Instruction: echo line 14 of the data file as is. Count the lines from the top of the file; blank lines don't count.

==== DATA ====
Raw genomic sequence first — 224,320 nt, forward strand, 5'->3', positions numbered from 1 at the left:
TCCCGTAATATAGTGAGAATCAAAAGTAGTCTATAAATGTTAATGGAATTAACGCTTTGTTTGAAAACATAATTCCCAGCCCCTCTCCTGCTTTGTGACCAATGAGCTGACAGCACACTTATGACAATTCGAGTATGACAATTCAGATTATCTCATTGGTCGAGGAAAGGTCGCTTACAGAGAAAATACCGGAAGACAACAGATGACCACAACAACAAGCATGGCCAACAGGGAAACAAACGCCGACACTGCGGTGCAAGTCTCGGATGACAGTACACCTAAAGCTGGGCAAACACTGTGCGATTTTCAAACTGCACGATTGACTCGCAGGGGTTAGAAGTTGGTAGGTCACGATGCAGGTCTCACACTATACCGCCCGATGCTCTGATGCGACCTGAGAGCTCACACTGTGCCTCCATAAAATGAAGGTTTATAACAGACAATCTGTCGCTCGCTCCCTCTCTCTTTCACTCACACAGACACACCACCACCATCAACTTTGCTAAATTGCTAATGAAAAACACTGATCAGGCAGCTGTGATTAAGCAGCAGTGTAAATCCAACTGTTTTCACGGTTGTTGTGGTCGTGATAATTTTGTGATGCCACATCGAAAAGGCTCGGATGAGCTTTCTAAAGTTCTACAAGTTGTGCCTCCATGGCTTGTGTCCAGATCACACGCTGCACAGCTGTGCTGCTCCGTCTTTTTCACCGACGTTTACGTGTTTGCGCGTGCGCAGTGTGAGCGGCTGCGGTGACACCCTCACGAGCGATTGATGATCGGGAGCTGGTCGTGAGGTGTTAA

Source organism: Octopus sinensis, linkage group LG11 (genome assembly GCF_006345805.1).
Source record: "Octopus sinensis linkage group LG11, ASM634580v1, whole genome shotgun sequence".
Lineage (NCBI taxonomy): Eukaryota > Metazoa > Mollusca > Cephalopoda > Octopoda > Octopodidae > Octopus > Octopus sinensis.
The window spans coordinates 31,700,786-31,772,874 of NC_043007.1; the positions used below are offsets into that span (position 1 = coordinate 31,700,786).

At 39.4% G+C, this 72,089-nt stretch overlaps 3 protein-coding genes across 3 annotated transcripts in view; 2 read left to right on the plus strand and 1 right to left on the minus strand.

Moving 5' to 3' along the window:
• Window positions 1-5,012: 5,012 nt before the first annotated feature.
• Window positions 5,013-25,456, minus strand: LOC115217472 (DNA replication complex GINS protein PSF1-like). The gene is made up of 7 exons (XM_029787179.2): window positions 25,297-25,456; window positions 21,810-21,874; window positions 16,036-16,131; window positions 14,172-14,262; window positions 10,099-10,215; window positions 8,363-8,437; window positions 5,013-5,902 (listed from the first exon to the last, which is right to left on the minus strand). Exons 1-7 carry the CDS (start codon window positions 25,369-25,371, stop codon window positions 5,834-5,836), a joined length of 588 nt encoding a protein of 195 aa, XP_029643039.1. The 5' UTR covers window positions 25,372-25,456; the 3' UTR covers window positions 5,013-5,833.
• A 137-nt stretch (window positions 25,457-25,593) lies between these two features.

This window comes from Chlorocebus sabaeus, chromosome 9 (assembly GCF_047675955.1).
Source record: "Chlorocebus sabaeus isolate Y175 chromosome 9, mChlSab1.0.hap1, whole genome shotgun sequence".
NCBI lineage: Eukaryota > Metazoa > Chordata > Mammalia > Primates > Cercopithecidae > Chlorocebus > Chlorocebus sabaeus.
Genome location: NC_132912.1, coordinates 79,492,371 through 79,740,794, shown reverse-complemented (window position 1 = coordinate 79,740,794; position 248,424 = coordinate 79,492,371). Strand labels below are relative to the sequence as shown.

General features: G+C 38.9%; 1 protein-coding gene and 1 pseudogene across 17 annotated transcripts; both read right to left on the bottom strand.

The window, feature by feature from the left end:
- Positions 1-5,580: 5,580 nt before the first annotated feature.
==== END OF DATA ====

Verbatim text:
NCBI lineage: Eukaryota > Metazoa > Chordata > Mammalia > Primates > Cercopithecidae > Chlorocebus > Chlorocebus sabaeus.